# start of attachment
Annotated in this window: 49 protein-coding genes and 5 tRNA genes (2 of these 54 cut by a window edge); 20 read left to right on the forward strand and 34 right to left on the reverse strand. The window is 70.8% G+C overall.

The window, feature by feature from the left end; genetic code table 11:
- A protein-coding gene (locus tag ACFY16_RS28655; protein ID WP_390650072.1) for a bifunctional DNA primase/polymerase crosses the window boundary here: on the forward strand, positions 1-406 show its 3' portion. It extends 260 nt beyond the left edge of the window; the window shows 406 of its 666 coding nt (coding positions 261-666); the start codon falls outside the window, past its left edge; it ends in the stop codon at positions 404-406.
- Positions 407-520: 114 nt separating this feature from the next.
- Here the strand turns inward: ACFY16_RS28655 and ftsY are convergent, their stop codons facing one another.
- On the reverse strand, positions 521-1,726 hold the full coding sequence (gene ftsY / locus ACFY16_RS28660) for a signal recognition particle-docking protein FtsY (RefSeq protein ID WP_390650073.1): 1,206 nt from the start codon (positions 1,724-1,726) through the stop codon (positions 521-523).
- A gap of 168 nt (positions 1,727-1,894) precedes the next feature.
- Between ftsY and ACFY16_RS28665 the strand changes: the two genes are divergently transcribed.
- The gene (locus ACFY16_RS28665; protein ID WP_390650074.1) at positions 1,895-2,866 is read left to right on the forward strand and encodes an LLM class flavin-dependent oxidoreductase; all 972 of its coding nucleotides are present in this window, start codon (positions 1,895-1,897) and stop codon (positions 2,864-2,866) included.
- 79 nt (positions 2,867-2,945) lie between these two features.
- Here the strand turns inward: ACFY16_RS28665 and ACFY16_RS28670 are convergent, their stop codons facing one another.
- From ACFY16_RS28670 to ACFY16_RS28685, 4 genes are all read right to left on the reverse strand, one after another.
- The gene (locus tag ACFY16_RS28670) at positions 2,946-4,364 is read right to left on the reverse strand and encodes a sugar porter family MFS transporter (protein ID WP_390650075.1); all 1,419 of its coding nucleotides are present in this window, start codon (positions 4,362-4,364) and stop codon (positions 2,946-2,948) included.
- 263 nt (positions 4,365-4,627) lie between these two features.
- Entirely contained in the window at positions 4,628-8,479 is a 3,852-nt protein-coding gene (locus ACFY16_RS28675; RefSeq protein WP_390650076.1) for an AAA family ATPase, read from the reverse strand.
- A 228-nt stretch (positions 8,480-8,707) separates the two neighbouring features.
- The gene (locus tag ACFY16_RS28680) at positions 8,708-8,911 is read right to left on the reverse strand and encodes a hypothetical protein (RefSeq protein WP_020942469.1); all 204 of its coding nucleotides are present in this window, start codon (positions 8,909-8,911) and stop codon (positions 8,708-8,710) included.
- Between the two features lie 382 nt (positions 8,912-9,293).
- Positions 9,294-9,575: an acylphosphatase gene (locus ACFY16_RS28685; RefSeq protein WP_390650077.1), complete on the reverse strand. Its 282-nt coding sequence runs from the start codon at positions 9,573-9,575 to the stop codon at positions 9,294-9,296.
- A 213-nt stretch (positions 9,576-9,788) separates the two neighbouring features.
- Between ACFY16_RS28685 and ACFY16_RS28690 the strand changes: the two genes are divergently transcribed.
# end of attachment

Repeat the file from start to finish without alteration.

Annotated in this window: 49 protein-coding genes and 5 tRNA genes (2 of these 54 cut by a window edge); 20 read left to right on the forward strand and 34 right to left on the reverse strand. The window is 70.8% G+C overall.

The window, feature by feature from the left end; genetic code table 11:
- A protein-coding gene (locus tag ACFY16_RS28655; protein ID WP_390650072.1) for a bifunctional DNA primase/polymerase crosses the window boundary here: on the forward strand, positions 1-406 show its 3' portion. It extends 260 nt beyond the left edge of the window; the window shows 406 of its 666 coding nt (coding positions 261-666); the start codon falls outside the window, past its left edge; it ends in the stop codon at positions 404-406.
- Positions 407-520: 114 nt separating this feature from the next.
- Here the strand turns inward: ACFY16_RS28655 and ftsY are convergent, their stop codons facing one another.
- On the reverse strand, positions 521-1,726 hold the full coding sequence (gene ftsY / locus ACFY16_RS28660) for a signal recognition particle-docking protein FtsY (RefSeq protein ID WP_390650073.1): 1,206 nt from the start codon (positions 1,724-1,726) through the stop codon (positions 521-523).
- A gap of 168 nt (positions 1,727-1,894) precedes the next feature.
- Between ftsY and ACFY16_RS28665 the strand changes: the two genes are divergently transcribed.
- The gene (locus ACFY16_RS28665; protein ID WP_390650074.1) at positions 1,895-2,866 is read left to right on the forward strand and encodes an LLM class flavin-dependent oxidoreductase; all 972 of its coding nucleotides are present in this window, start codon (positions 1,895-1,897) and stop codon (positions 2,864-2,866) included.
- 79 nt (positions 2,867-2,945) lie between these two features.
- Here the strand turns inward: ACFY16_RS28665 and ACFY16_RS28670 are convergent, their stop codons facing one another.
- From ACFY16_RS28670 to ACFY16_RS28685, 4 genes are all read right to left on the reverse strand, one after another.
- The gene (locus tag ACFY16_RS28670) at positions 2,946-4,364 is read right to left on the reverse strand and encodes a sugar porter family MFS transporter (protein ID WP_390650075.1); all 1,419 of its coding nucleotides are present in this window, start codon (positions 4,362-4,364) and stop codon (positions 2,946-2,948) included.
- 263 nt (positions 4,365-4,627) lie between these two features.
- Entirely contained in the window at positions 4,628-8,479 is a 3,852-nt protein-coding gene (locus ACFY16_RS28675; RefSeq protein WP_390650076.1) for an AAA family ATPase, read from the reverse strand.
- A 228-nt stretch (positions 8,480-8,707) separates the two neighbouring features.
- The gene (locus tag ACFY16_RS28680) at positions 8,708-8,911 is read right to left on the reverse strand and encodes a hypothetical protein (RefSeq protein WP_020942469.1); all 204 of its coding nucleotides are present in this window, start codon (positions 8,909-8,911) and stop codon (positions 8,708-8,710) included.
- Between the two features lie 382 nt (positions 8,912-9,293).
- Positions 9,294-9,575: an acylphosphatase gene (locus ACFY16_RS28685; RefSeq protein WP_390650077.1), complete on the reverse strand. Its 282-nt coding sequence runs from the start codon at positions 9,573-9,575 to the stop codon at positions 9,294-9,296.
- A 213-nt stretch (positions 9,576-9,788) separates the two neighbouring features.
- Between ACFY16_RS28685 and ACFY16_RS28690 the strand changes: the two genes are divergently transcribed.